Growing Healthy Kids One Family at a Time
USDA Seeks Input to Improve Customer Service
WASHINGTON, DC, February 1, 2019 — USDA’s Special Supplemental Nutrition Program for Women, Infants and Children (WIC) provides vital nutrition support to nearly 7 million women and children in the United States. As part of our commitment to “Do right and feed everyone,” USDA hosted a round table meeting today with state WIC directors, program administrators and participants from Maryland, Virginia and the District of Columbia to discuss program access and client services.
“We want to work more closely on WIC with state and local agencies,” said USDA’s Acting Deputy Under Secretary for Food, Nutrition, and Consumer Services Brandon Lipps. “Our intent is to improve customer service and today’s event allowed us to hear directly from those participating in the program and those serving our clients every day. WIC is a crucial contributor to infant and maternal health, and we want to make sure the program is accessible and relevant to all who need it.”
This was the first in a series of planned events designed to solicit stakeholder feedback on this important program. Other round tables will be held throughout 2019.
“It’s a perfect public health program,” so says Carol Bass, WIC coordinator for the Garrett County, Maryland Health Department and one of the participants in the discussion. She has been with WIC for 35 years, starting when it was a pilot program for far-western Maryland funded by the Appalachian Regional Commission.
“Families trust us,” said Bass. “They get health screening and education, they value the education and the food we provide which helps fill in the gaps in their monthly food budget. We think that when a child grows up eating good food, quality food, that will carry on through their lives. We provide referral information to other food resources, and promote use of local farmers markets.”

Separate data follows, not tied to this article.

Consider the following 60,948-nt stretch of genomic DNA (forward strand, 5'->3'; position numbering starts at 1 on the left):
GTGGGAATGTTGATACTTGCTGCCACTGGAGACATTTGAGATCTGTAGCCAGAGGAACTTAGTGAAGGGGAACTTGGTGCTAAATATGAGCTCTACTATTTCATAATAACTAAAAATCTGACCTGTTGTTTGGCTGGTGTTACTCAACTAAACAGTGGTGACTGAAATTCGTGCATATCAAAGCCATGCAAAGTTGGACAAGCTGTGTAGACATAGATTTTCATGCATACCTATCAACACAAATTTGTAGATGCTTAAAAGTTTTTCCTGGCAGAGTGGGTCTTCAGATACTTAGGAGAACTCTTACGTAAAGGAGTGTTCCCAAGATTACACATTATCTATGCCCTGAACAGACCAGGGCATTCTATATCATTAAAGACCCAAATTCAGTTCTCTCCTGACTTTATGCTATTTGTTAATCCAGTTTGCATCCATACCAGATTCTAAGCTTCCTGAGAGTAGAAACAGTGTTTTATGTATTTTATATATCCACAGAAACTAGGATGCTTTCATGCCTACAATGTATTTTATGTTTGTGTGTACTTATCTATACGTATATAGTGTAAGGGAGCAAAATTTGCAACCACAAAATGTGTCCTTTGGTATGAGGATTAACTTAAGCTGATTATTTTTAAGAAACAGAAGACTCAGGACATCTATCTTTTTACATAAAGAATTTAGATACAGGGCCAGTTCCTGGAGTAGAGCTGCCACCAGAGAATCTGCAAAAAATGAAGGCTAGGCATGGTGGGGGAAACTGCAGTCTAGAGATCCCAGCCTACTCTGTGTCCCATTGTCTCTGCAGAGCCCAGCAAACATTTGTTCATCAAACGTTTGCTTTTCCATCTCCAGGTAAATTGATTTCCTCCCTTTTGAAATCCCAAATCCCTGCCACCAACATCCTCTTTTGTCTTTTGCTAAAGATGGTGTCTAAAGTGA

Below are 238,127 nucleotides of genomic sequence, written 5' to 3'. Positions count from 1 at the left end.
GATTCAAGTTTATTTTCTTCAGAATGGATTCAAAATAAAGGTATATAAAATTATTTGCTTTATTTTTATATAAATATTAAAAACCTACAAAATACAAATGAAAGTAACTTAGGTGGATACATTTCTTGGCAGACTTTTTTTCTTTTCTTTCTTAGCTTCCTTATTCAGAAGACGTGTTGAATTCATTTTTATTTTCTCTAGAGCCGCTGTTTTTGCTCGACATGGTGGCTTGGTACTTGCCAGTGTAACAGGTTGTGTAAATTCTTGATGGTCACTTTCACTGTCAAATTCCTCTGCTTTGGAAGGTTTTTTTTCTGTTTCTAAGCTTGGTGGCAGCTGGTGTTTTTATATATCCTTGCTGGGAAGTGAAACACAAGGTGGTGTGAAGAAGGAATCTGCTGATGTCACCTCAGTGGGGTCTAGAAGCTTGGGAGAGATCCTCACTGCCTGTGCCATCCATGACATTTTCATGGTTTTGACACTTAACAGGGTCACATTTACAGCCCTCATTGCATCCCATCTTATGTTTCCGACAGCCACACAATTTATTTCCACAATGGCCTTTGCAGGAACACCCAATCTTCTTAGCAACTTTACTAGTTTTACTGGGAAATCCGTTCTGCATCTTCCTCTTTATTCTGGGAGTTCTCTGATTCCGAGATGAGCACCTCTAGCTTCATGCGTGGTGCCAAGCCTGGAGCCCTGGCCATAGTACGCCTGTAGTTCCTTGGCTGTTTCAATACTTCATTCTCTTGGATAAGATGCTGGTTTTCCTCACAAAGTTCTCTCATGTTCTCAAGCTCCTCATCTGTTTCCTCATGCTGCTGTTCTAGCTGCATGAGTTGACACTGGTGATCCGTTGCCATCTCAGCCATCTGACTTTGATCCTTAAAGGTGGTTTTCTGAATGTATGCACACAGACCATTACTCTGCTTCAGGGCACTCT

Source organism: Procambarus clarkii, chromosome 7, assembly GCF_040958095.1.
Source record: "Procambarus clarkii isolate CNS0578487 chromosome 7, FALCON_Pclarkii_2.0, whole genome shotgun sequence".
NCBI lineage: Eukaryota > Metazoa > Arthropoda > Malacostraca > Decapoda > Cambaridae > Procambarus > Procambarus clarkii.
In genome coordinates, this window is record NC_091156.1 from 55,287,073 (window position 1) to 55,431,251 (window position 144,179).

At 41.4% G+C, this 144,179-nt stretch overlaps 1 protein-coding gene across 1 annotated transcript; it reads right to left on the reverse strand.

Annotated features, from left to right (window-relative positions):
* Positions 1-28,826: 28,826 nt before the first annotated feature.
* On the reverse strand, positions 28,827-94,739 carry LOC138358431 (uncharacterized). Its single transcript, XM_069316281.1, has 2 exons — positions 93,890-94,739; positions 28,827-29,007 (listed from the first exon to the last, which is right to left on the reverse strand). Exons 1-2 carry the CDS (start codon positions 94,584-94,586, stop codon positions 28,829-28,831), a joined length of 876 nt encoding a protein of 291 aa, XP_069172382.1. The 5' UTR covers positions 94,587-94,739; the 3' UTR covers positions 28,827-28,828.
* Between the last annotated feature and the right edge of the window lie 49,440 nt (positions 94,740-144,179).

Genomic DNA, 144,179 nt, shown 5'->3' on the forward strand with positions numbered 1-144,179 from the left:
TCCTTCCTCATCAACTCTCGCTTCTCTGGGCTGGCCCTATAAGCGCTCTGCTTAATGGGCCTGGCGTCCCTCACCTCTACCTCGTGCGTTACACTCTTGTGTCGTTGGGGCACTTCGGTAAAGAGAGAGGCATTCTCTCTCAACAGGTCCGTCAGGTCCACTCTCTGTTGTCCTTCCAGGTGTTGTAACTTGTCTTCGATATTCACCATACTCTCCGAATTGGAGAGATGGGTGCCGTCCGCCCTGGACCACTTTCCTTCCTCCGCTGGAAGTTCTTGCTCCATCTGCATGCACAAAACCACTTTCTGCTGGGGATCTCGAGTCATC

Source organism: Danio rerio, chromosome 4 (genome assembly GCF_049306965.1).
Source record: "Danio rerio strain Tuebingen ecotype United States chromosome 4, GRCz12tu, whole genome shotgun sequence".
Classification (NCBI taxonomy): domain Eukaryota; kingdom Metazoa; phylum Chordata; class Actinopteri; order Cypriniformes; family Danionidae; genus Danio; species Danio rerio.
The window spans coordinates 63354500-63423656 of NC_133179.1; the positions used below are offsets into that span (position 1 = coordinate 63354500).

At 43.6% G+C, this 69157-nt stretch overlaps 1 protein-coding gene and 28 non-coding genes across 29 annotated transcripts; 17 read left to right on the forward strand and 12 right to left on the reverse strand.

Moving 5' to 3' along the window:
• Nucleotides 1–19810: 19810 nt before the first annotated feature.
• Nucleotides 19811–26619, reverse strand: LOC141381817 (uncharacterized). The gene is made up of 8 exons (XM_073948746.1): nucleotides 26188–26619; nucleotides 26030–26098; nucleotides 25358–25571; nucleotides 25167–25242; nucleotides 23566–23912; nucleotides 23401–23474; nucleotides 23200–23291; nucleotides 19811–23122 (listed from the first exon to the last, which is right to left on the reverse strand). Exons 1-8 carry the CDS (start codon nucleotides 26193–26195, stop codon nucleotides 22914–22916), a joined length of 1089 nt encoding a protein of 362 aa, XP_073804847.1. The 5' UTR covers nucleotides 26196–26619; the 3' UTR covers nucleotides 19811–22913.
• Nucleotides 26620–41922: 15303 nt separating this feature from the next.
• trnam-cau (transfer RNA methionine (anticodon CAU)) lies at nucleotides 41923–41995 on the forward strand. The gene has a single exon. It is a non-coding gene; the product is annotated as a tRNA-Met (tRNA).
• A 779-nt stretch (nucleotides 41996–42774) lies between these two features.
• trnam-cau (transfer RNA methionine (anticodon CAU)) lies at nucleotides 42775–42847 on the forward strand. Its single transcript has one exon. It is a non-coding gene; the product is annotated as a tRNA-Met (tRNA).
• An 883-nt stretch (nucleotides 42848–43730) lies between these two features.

Ms. Bass estimates that 75 percent of all young families in her rural county participate in WIC.
One Washington, D.C. participant at the round table was Crystal Reed, who has been involved in the program through Children’s National Health System since shortly after her now-22-month-old daughter was born. She says the education she received, along with the nutrition assistance provided by WIC was also appreciated. “It was great not having to worry about your next meal.” Her advice to those who have not chosen to participate in WIC is: “Be open minded about the program. The education and support you get from the people you see, the relationships I’ve built, are very important. People in the program went above and beyond for me. It’s like having a friend in need.”
The WIC target population includes low-income, nutritionally at risk infants and children up to their fifth birthday, as well as pregnant and breast feeding women and those who have recently given birth. Program recipients receive supplemental, high-quality foods, nutrition education and counseling, health screening and referrals.
USDA’s Food and Nutrition Service (FNS) works to reduce food insecurity and promote nutritious diets among the American people. The agency administers 15 nutrition assistance programs that leverage American’s agricultural abundance to ensure children and low-income individuals and families have nutritious food to eat. FNS also co-develops the Dietary Guidelines for Americans, which provide science-based nutrition recommendations and serve as the cornerstone of federal nutrition policy.
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